Go Big Plastic Worms for Summer Bass

One could argue that plastic worms are the most popular and proven summer bass lure ever made. The subtle presentation of a worm works wonders in a variety of conditions, especially during the warm summer months.

During the hottest months, many anglers are using worms to target cool, deep waters where bass go to escape the sun’s heat. The one trick that can level up your worm game, though, is tying on a big plastic worm when most others are throwing a 4 or 7-inch.

RELATED: 3 Tips for Over-Fished Summer Bass

Summer Appetite

Believe it or not, the warmer summer temperatures actually boost bass metabolism, which causes big bass to get hungrier and makes a big meal more appealing. If you tend to tie on a 7-inch worm when you’re targeting bass, this is the time to get yourself a bag or two of YUM, Powerbait or Zoom 10-inch ribbontail worms to capitalize on this change in bass behavior.

Flavor of the Week

When it comes to color patterns, each angler swears by his/her tried and true color. Where big worms and summer bass are concerned, though, I’d start with plum, black with clue fleck or green pumpkin. These natural patterns will get you started on the right foot. Bonus Tip: My personal favorite is a black grape 10-inch Berkley Power Worm. 60% of the time, it works every time. You’re welcome.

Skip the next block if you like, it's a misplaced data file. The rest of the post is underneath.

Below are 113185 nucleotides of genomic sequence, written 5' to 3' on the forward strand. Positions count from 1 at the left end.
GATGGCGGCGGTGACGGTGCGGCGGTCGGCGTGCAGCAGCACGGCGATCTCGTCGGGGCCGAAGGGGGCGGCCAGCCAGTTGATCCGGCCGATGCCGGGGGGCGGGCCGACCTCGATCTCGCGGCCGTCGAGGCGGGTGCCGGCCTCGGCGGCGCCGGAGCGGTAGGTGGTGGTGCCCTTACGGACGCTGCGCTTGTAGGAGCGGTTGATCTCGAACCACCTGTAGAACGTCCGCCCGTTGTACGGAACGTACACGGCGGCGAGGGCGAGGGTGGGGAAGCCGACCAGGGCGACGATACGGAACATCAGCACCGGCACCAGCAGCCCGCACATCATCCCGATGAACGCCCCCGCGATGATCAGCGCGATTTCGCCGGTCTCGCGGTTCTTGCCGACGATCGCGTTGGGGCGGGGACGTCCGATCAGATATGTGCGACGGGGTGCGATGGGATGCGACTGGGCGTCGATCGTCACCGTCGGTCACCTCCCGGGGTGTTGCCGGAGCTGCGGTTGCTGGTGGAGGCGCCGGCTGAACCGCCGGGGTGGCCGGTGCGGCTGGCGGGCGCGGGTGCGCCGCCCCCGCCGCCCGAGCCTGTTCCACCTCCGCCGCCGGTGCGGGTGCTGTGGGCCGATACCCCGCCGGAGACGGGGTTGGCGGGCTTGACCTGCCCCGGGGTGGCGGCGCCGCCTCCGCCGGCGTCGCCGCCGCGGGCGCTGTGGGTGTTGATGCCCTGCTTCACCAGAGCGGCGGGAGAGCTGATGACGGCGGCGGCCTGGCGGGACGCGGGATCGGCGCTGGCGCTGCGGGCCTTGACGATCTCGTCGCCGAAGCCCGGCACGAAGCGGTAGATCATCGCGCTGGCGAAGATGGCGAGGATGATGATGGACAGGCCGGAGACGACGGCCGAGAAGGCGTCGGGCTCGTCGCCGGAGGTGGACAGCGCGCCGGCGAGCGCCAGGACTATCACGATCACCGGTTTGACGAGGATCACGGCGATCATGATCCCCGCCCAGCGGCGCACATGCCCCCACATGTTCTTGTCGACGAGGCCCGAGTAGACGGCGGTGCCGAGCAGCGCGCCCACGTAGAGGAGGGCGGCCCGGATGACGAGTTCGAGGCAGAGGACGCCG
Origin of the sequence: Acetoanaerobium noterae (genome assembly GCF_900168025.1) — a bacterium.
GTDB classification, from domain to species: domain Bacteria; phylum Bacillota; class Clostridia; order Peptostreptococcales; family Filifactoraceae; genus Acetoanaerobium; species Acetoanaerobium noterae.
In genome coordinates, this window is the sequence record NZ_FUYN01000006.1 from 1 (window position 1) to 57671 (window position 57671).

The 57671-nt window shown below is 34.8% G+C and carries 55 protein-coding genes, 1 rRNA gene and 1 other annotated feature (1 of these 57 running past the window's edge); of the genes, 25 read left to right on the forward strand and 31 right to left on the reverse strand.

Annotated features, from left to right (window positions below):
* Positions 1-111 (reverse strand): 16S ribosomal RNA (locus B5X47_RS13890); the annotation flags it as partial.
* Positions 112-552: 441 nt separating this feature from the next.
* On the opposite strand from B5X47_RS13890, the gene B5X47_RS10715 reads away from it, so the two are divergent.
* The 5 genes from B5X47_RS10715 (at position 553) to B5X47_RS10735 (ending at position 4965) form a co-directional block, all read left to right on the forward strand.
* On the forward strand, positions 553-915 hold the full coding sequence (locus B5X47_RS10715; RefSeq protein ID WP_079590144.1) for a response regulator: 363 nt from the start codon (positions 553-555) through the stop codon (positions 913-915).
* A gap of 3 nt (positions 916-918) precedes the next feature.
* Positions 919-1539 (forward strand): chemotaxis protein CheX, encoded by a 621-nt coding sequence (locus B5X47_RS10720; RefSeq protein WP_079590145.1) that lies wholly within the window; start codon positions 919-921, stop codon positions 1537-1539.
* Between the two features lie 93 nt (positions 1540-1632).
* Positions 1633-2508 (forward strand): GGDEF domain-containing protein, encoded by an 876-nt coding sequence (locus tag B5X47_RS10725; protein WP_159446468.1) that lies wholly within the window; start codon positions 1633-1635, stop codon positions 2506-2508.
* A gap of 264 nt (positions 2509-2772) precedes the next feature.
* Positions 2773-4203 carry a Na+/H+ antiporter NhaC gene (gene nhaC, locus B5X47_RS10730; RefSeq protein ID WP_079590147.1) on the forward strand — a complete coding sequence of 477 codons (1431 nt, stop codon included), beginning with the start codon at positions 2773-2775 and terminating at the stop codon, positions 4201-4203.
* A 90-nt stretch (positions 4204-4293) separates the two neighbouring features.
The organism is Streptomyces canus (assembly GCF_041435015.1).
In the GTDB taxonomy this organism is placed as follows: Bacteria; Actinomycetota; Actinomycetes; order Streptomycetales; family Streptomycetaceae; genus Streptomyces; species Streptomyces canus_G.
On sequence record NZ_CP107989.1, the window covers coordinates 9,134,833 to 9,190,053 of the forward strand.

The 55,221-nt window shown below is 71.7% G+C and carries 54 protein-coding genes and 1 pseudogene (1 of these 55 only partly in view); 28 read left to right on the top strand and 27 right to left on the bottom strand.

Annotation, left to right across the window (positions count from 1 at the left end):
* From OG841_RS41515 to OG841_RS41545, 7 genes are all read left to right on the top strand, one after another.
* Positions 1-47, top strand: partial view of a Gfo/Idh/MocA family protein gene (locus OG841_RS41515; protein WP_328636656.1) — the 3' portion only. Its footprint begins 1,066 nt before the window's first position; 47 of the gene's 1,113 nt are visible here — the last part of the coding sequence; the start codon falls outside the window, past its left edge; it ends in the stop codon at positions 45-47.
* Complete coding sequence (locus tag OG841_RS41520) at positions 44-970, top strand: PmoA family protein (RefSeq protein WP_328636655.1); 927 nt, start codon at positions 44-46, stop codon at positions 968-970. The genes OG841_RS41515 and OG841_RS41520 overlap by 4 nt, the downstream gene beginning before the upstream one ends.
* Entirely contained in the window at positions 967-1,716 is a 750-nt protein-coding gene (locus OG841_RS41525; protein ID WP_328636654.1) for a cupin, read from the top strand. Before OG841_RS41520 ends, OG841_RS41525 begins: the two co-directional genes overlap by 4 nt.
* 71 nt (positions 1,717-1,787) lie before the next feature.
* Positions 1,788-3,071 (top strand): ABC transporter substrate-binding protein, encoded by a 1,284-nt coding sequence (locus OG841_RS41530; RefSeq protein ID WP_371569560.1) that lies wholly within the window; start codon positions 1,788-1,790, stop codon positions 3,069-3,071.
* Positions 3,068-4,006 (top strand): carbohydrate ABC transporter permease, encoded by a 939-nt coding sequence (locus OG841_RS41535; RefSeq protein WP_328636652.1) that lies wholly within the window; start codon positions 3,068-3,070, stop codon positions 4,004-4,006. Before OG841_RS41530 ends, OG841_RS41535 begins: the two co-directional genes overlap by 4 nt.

RELATED: Going Shallow for Summer Bass

Where to Target

If you’re out on a lake or reservoir, focus your worm efforts on weedlines and brushpiles in water around 20 feet deep. Texas rigged, your worm will punch its way through thick vegetation and branches without snagging, so you can cast without fear. If you fish smaller ponds, I’d focus heave your worm out to the deepest sections and let it sink. More often than not, the ribbontail’s action on the fall will draw strikes before the worm hits bottom.

Gear Up

When you’re worm fishing, go with 15-pound line or even braid if you’re spending a lot of time in the weeds or laydowns. To rig the worm, I’ll use a 3/8-oz bullet weight and either a 4/0 or 5/0 offset worm hook. You’ll also need to make sure you’re using a large enough rod when using big worms, such as a 7’ BPS Johnny Morris Carbonlite or St. Croix Mojo, in a medium heavy action. It will give you enough backbone to handle casting and setting the hook with these big lures.

Photo credit: Flickr